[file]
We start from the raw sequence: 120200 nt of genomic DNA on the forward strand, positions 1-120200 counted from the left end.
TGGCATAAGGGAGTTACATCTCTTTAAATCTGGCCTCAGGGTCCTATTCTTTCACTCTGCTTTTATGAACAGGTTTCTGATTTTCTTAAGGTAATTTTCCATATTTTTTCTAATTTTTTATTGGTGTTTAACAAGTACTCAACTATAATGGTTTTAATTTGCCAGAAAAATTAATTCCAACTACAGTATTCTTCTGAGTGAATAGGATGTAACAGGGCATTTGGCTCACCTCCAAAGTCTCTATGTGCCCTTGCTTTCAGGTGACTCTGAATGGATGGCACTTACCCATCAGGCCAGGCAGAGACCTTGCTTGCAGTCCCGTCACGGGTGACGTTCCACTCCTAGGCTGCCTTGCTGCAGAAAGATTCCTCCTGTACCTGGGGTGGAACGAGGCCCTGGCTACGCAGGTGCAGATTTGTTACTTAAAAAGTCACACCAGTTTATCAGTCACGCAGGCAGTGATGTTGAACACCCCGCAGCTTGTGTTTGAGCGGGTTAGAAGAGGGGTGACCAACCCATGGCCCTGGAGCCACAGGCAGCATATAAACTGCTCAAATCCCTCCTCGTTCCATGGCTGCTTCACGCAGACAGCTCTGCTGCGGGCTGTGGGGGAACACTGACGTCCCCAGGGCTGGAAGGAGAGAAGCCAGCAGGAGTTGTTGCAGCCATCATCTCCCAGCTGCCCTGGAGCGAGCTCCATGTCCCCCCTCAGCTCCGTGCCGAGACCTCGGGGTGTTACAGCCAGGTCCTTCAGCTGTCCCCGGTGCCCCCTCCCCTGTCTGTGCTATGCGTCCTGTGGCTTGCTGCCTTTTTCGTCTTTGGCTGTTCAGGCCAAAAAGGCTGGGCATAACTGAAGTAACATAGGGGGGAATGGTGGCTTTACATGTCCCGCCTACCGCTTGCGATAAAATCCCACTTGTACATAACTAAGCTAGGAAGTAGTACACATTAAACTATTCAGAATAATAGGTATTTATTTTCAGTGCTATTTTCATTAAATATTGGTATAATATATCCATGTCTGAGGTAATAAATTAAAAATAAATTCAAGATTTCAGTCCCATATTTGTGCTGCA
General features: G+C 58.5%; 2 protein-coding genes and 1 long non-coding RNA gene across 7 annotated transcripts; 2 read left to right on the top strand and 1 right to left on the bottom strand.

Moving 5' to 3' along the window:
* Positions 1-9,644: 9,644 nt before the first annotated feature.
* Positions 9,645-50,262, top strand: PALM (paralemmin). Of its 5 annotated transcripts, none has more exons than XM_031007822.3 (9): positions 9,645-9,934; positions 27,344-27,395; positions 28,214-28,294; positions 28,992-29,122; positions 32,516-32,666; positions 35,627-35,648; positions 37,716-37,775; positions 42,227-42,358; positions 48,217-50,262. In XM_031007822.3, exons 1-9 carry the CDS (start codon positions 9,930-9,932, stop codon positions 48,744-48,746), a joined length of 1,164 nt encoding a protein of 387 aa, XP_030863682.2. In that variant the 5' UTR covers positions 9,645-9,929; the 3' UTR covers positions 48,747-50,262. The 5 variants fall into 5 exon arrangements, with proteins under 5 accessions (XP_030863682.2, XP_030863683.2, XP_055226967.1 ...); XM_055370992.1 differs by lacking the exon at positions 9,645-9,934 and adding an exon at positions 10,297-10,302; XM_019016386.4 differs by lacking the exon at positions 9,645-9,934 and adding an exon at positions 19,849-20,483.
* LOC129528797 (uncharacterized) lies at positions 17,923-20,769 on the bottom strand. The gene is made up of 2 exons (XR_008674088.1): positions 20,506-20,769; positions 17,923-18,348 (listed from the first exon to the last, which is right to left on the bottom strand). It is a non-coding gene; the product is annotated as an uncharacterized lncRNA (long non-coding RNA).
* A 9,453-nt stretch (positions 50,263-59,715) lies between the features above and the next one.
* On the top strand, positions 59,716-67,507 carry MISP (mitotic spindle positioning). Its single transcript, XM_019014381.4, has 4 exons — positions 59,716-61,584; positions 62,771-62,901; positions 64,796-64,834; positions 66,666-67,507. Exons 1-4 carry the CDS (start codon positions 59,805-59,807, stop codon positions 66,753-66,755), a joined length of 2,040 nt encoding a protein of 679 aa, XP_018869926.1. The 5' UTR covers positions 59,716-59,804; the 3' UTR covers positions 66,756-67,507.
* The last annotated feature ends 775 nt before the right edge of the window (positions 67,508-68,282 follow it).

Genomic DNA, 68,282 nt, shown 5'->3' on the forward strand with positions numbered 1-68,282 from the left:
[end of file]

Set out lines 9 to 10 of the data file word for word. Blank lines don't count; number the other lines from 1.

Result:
* On the top strand, positions 59,716-67,507 carry MISP (mitotic spindle positioning). Its single transcript, XM_019014381.4, has 4 exons — positions 59,716-61,584; positions 62,771-62,901; positions 64,796-64,834; positions 66,666-67,507. Exons 1-4 carry the CDS (start codon positions 59,805-59,807, stop codon positions 66,753-66,755), a joined length of 2,040 nt encoding a protein of 679 aa, XP_018869926.1. The 5' UTR covers positions 59,716-59,804; the 3' UTR covers positions 66,756-67,507.
* The last annotated feature ends 775 nt before the right edge of the window (positions 67,508-68,282 follow it).